New survey finds a gap between large and small employers in adopting the optional distribution and loan provisions of the CARES Act, and in decisions regarding suspending matching contributions.
ARLINGTON, VA, April 14, 2020 /24-7PressRelease/ — Just two weeks after the enactment of the Coronavirus Aid, Relief, and Economic Security Act (CARES), a plurality of employers are still evaluating the retirement-related optional provisions, according to a survey by the Plan Sponsor Council of America (PSCA).
Considering the breadth and potential depth of those retirement plan options now on the table, it is perhaps not surprising that nearly half (44.1%) of the 152 plan sponsor respondents indicated they are still deciding which of the CARES Act provisions to implement, according to the survey by PSCA, part of the American Retirement Association. Larger plans (plans with 5,000 or more participants) are more likely to have made a determination, with two-thirds already making a decision (66.0 percent), while fewer than half of smaller plans (plans with fewer than 200 participants) have (48.3 percent) made one.
“Employers are being forced to make difficult decisions between business needs and what is in the long-term best interest of their participants,” says Hattie Greenan, Director of Research. “They want to provide immediate relief to employees directly impacted by COVID-19 but are also thoughtfully considering the impact on their employees’ long-term financial stability and ability to retire.”
Implementation of Optional CARES Provisions
Overall, plan sponsors seem somewhat more open to adopting emergency distribution provisions than increasing loan limits, with nearly half (45.4%) already moving to do so, compared with just a third (32.2%) adopting the new loan provisions.
Additional findings include:
• COVID-19 distribution: Nearly 70% of large organizations are allowing the distribution of up to 100% of the vested account or $100,000 vs. only 20.7 percent of smaller organizations.
• Distribution repayment: Nearly half of respondents (46.7 percent) have embraced the option to allow repayment of coronavirus-related distributions during the next three years. This is also size-correlated with 68.1 percent of large organizations allowing it versus only a third of smaller organizations.
• Loan limits: While a third of respondents overall are increasing the plan loan limits in COVID-19 qualified circumstances to $100,000 or 100% of vested account balances, this is true of only 17.2 percent of small organizations, vs. nearly half (46.8%) of large organizations.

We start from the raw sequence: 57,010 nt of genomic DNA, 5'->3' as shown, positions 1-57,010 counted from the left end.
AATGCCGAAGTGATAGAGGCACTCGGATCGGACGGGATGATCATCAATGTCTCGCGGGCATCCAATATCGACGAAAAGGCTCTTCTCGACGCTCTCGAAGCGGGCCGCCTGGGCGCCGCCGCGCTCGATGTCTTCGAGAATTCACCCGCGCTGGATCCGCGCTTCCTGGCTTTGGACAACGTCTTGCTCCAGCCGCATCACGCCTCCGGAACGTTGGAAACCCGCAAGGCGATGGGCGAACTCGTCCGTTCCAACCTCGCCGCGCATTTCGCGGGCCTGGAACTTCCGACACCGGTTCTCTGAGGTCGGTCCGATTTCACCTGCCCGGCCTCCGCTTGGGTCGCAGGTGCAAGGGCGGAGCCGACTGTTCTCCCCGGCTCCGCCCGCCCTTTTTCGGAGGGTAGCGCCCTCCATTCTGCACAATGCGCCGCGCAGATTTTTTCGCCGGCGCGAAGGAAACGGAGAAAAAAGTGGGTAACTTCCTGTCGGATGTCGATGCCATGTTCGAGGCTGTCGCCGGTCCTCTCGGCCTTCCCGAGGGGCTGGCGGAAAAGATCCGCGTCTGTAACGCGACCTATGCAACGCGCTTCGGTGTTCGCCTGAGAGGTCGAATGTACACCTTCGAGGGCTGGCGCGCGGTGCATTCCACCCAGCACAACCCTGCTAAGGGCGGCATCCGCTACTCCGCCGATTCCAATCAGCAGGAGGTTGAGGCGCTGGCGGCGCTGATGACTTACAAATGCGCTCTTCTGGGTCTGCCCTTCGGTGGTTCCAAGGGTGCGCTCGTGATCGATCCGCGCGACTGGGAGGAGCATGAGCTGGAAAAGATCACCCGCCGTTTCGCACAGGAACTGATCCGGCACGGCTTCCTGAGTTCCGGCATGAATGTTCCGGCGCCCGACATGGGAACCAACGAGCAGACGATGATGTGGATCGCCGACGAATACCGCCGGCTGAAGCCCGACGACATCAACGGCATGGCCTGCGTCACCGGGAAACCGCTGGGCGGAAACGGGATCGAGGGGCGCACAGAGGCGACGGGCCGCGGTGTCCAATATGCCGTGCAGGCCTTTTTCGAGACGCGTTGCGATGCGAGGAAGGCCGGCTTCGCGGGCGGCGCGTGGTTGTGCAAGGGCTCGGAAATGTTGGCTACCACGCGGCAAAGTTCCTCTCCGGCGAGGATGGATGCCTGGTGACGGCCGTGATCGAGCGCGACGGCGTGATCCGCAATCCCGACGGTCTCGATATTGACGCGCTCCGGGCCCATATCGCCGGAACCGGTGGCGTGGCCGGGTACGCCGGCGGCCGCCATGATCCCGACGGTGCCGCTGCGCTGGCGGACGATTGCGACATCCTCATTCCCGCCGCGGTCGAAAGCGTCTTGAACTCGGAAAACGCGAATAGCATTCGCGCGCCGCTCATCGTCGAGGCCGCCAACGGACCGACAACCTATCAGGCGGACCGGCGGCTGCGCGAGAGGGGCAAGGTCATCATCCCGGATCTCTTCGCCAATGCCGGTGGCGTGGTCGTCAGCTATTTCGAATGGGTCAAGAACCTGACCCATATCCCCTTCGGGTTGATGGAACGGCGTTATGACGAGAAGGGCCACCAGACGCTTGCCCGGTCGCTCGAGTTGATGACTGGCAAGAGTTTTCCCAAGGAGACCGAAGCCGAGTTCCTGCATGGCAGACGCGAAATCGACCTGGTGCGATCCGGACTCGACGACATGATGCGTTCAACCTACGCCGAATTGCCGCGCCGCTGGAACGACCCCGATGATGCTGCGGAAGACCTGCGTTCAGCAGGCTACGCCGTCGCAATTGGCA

• Loan payments: More than 60 percent of large organizations are suspending loan payments due on or before Dec. 31, 2020 and deferring repayment for up to a year, versus only one-in-five (20.7 percent) of small organizations.
About one-in-ten (9.2 percent) aren’t planning to adopt any of these new options, though that is the case at only 2.1 percent of large organizations.
“During the financial crisis of 2008-2009, about 20 percent of companies suspended or reduced plan contributions, and most resumed them relatively quickly,” stated Greenan. “While the current situation is very different, our current survey results suggest approximately the same numbers. Whether they hold largely depends on the length and ultimate severity of the current crisis, especially as it relates to small businesses.”
While the full impact of the COVID-19 pandemic is not yet known, most plan sponsor respondents – 76.5 percent – are not currently contemplating changes to their current plan designs as a result, including more than 90 percent of small organizations. However, more than twenty percent of large organizations indicated they are suspending matching contributions, while only 3.6 percent of small plans have moved to do so.
• Suspending Matching Employer Contributions: 16.3% of plans
• Reducing Matching Employer Contributions: 8.7% of plans
• Suspending Non-matching (Profit Sharing) Employer Contributions: 6.5% of plans
• Reducing Non-matching (Profit Sharing) Employer Contributions: 2.2% of plans
Other plan changes plans sponsors are making in response to the COVID-19 pandemic include:
• Changes to loan provisions including repayment after termination
• Allowing loans during a leave of absence,
• Increasing the number of loans allowed
• Changing timing of employer contributions from per-pay-period to annual and making a year- end true-up contribution.
As noted above, the CARES Act and its provisions are just two weeks old. Plan sponsors and their service providers are still dealing with an enormous array of complex and sensitive human resource policy, employment, compensation, and benefit issues. The full report is available here. Contact PSCA at [email protected] with any questions.
PSCA, in conjunction with the American Retirement Association, has developed a list of resources for plan sponsors regarding the impact of the Coronavirus on retirement plans. Those resources can be accessed at https://www.psca.org/industry-intel.
About the Plan Sponsor Council of America
The Plan Sponsor Council of America (PSCA), part of the American Retirement Association (ARA), is a diverse, collaborative community of employee benefit plan sponsors, working together on behalf of millions of employees to solve real problems, create positive change and expand on the success of America’s voluntary, employer-sponsored retirement system. With members representing employers of all sizes, PSCA offers a forum for comprehensive dialogue. By sharing our collective knowledge and experience as plan sponsors, PSCA also serves as a resource to policymakers, the media and other stakeholders as part of its commitment to improving retirement security for millions of Americans. For more information, visit psca.org.
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